Letter, George Stoff to Florence Stoff, New Orleans, Louisiana, March 15, 1944



Letter, George Stoff to Florence Stoff, New Orleans, Louisiana, March 15, 1944


Letter, 2 Pages, Envelope


Stoff Family


New Orleans, Louisiana


Stoff, George














Pvt. Geo Stoff 42050100
Co A 735 RWY. OPN. BN.
Camp Plauche
New Orleans 12, Louisiana

Mrs. Florence Stoff
3021 Ave. I
New York

Wednesday 3-15-44
Florence, dearest:
Another beautiful, sunny day, and I sure figure to get a swell tan before this week’s vacation is over. I was lucky this morning and pulled a “sweeping detail” for the morning only, this lasted only two hours, and I have a little time for myself so I am catching up on my mail. I feel swell, and this outdoor life is pretty good, but, honey I sure do wish this was all over so that we could all cast aside our nervousness and worries, and get back to our usual way of life.

I am writing before the day’s mail arrives, so if I do receive your daily letter, I will acknowledge it at the end of this. Hope that you and Jim are in excellent health and spirits, and that the rascal is beginning to talk a little more. Do you think he’ll recognize me when he sees me next? Or maybe I won’t be able to recognize him. He must be growing so big since last I saw him.

Hope Goldberg came over to visit you so that he can bring back a report to me as to how both of you look; also how the folks are. I know you write everything, sweetheart, but verbal and visual communication always is that much more reassuring. However with just a wee bit of co-operation from the Gods, I expect to see you soon, so chin up, and be patient as usual. Wrote Mom and Pop a card this morning, and also expect to write Mr. Pincus, otherwise the balance of my correspondence will have to wait until we return to camp the end of the week. I have not seen a newspaper since Saturday, but sure was glad to hear that the war news continues good. One of these days we will have the perfect headline, PEACE, and that’s the one we want to see, and keep.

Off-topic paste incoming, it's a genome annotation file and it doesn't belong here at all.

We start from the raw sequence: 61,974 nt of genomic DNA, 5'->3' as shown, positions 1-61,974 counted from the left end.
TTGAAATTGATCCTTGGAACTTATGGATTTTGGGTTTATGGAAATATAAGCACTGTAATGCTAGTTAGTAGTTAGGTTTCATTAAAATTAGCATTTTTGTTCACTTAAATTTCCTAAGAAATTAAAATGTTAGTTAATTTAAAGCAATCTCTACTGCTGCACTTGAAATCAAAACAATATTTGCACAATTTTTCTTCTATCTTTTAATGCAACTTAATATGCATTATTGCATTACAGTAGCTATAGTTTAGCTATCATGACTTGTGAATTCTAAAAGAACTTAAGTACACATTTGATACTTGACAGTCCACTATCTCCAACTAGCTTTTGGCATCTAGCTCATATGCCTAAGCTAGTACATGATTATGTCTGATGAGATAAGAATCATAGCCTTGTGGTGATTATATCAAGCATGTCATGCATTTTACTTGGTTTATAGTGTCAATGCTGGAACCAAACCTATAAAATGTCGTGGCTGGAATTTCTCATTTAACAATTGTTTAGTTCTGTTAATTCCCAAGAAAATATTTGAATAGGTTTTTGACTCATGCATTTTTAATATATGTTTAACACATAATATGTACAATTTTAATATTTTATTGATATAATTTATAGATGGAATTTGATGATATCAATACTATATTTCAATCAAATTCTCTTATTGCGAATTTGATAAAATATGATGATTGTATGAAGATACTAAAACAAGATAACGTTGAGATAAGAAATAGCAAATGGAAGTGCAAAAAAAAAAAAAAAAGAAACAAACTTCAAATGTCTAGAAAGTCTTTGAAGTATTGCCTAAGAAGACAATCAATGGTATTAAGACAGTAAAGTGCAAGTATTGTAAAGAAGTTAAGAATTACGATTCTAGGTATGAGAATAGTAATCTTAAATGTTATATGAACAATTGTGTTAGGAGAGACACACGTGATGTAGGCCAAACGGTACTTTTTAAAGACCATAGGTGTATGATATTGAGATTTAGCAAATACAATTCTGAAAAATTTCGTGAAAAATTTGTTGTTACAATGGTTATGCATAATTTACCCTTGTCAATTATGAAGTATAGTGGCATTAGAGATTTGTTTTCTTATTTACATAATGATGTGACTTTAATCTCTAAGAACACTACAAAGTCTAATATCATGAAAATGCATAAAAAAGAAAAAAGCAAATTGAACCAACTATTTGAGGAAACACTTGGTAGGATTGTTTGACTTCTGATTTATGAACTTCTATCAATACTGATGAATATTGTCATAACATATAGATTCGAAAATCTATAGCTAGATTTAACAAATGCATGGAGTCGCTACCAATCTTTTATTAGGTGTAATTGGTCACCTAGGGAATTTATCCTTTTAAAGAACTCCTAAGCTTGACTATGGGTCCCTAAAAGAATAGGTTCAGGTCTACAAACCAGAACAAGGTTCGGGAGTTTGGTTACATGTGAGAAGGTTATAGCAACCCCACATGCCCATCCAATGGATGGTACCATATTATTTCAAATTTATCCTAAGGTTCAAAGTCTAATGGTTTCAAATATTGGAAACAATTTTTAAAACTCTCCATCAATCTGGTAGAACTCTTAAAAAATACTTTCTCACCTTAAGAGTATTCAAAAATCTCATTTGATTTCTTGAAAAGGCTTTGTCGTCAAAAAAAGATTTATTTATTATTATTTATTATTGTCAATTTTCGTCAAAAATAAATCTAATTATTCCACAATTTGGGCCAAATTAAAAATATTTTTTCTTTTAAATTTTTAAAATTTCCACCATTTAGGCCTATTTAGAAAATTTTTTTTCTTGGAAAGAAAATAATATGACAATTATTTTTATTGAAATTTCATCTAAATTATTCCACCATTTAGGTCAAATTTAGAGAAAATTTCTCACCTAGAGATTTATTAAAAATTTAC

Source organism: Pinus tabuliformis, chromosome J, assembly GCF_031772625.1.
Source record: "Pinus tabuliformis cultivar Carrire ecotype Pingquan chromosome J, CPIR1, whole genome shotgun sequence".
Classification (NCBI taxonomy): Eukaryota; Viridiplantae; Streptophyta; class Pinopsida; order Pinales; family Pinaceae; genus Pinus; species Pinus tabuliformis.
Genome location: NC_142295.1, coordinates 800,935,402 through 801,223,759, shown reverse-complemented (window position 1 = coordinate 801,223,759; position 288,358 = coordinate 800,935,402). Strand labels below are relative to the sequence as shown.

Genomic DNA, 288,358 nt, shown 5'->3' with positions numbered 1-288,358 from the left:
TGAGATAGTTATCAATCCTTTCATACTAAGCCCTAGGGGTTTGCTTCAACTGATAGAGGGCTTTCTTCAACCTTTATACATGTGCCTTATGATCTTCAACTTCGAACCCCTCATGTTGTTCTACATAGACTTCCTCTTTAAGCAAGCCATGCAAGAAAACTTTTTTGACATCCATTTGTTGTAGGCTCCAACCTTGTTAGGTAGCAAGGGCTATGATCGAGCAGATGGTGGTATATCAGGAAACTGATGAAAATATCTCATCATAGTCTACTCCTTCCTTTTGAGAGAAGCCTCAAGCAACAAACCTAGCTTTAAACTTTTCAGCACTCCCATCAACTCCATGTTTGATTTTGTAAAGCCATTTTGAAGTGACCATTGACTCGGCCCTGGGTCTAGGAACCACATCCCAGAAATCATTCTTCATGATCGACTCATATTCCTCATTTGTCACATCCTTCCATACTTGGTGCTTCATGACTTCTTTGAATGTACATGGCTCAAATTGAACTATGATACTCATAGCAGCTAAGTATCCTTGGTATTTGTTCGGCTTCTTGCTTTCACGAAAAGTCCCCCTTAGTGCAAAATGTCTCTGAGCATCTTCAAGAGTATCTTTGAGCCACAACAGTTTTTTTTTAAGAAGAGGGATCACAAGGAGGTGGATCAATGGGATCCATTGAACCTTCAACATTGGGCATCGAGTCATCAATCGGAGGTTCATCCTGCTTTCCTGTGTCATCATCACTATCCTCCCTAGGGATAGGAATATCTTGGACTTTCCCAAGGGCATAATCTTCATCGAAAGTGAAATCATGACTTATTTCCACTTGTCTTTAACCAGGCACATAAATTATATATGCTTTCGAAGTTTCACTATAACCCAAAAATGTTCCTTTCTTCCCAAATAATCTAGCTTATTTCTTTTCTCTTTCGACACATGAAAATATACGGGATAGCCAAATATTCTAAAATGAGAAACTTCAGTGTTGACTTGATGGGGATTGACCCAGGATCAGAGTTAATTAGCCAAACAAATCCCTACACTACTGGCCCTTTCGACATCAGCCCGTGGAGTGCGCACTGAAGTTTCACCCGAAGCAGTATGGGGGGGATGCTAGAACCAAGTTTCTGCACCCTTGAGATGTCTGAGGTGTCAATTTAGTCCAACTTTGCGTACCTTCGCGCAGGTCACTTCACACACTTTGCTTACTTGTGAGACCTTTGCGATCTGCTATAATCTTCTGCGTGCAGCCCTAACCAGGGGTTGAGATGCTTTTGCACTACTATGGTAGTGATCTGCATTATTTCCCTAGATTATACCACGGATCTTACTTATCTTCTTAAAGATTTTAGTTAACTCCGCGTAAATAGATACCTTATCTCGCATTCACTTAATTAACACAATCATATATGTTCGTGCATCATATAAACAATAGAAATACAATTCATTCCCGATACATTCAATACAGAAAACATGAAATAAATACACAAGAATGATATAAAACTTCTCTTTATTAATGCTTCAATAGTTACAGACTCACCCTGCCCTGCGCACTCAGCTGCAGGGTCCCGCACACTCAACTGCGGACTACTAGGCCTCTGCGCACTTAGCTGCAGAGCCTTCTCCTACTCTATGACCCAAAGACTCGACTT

This upper portion of this letter was written during the morning, it is now almost 7 PM and darling, surprise after surprise followed in order to-day. It was really an enjoyable day, the first I have had since induction. Not as much because I enjoy doing what I am, but that I am gaining a new kind of confidence. Truthfully, having had but very little practice before firing, I was skeptical about my ability to fire, but not only did I do well with the semi-automatic Carbine, and to-day because of my good scores I was selected to shoot the 50 caliber machine gun. This is the size machine gun used to stop tanks, so you see what I mean. However, I got a kick out of realizing that George Stoff was not afraid to handle all these guns, and believe you me, dearest, I was thrilled with the thought.

There was no mail delivery to-day, but I trust all is well with my precious dear ones. Kiss Jim for daddy, and I’ll kiss you in mind with love in my heart. My best to my and your folks, and to all our very good friends.

As ever,


Keene State College

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